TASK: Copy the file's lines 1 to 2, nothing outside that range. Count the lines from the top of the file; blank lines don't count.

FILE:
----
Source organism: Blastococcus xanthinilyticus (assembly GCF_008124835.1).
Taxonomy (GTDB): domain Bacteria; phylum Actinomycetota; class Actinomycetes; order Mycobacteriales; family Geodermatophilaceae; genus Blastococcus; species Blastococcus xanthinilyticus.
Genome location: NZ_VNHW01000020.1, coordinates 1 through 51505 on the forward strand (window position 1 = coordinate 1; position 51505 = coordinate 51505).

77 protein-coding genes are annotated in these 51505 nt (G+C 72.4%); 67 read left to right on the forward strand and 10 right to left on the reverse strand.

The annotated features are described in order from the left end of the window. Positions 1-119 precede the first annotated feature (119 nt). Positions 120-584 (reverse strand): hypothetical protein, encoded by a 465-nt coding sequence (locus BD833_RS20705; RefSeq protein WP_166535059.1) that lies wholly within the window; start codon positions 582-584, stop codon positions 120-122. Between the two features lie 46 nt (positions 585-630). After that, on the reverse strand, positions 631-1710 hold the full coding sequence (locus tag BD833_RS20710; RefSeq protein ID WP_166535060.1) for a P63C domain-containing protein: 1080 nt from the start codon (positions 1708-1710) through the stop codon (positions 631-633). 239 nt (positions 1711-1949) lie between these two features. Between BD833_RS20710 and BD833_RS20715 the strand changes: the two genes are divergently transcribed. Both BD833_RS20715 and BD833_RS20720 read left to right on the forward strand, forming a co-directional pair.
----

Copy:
Source organism: Blastococcus xanthinilyticus (assembly GCF_008124835.1).
Taxonomy (GTDB): domain Bacteria; phylum Actinomycetota; class Actinomycetes; order Mycobacteriales; family Geodermatophilaceae; genus Blastococcus; species Blastococcus xanthinilyticus.